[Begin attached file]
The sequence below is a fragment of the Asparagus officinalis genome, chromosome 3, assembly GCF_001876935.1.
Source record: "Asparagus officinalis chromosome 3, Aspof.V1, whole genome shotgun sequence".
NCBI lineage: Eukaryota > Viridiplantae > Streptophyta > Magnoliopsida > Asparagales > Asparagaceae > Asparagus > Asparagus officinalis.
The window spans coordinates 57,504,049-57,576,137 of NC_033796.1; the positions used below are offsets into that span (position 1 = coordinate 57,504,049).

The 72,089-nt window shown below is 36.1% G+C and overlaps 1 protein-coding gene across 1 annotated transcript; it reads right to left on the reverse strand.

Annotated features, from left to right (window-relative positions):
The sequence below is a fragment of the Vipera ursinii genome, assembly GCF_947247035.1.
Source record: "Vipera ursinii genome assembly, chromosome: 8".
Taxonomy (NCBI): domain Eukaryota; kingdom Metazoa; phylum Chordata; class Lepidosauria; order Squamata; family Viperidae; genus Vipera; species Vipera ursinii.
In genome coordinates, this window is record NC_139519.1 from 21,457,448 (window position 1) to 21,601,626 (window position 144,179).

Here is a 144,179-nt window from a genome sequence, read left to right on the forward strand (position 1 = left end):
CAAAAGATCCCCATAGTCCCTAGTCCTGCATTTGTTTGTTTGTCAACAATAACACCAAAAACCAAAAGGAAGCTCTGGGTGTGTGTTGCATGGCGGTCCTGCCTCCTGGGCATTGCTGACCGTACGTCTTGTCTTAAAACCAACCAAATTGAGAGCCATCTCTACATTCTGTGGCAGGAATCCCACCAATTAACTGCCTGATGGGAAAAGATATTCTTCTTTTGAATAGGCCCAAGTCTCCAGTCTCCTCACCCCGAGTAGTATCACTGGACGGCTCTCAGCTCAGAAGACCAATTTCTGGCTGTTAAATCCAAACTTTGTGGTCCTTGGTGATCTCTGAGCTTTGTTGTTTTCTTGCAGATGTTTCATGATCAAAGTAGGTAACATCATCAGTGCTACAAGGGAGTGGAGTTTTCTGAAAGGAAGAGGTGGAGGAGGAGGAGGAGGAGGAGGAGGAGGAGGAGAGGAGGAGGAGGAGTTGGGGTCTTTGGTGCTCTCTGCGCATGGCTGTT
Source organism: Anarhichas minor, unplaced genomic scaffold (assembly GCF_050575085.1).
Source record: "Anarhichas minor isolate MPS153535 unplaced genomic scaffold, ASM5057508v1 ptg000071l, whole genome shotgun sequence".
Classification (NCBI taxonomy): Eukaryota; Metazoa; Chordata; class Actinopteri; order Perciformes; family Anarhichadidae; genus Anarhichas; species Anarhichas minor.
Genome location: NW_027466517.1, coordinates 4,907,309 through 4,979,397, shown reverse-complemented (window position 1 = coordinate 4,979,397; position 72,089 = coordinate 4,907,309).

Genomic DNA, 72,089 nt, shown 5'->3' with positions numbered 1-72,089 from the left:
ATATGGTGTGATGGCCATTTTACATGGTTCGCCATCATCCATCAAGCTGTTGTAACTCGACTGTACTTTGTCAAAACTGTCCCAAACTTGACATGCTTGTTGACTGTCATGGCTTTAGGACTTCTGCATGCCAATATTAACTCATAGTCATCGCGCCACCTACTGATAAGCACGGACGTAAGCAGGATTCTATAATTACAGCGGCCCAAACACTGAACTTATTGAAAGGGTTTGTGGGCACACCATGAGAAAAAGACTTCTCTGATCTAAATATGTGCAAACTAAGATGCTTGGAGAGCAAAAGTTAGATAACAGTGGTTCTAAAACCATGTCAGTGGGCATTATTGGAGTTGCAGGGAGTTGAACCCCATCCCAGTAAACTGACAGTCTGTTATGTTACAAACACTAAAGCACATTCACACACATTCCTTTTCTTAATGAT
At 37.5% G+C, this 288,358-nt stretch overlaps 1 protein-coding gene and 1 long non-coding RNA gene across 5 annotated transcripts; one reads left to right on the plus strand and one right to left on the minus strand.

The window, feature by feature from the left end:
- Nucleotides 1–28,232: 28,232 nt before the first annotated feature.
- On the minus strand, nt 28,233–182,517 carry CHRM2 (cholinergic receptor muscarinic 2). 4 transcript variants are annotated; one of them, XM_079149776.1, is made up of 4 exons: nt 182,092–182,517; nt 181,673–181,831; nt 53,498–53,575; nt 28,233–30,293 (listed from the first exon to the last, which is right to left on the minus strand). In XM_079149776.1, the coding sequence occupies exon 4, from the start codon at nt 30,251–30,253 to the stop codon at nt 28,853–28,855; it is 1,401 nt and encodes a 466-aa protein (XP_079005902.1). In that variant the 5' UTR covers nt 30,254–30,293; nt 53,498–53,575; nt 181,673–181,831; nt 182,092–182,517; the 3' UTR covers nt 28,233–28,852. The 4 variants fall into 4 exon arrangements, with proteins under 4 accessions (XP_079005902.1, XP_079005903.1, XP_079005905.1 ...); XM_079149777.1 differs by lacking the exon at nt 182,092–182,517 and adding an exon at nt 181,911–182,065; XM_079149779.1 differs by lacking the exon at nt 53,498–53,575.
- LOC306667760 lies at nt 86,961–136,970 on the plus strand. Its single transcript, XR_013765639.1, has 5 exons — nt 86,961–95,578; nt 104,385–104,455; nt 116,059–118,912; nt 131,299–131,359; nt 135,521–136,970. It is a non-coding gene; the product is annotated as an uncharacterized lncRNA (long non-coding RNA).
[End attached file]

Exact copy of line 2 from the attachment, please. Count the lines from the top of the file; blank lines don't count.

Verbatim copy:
Source record: "Asparagus officinalis chromosome 3, Aspof.V1, whole genome shotgun sequence".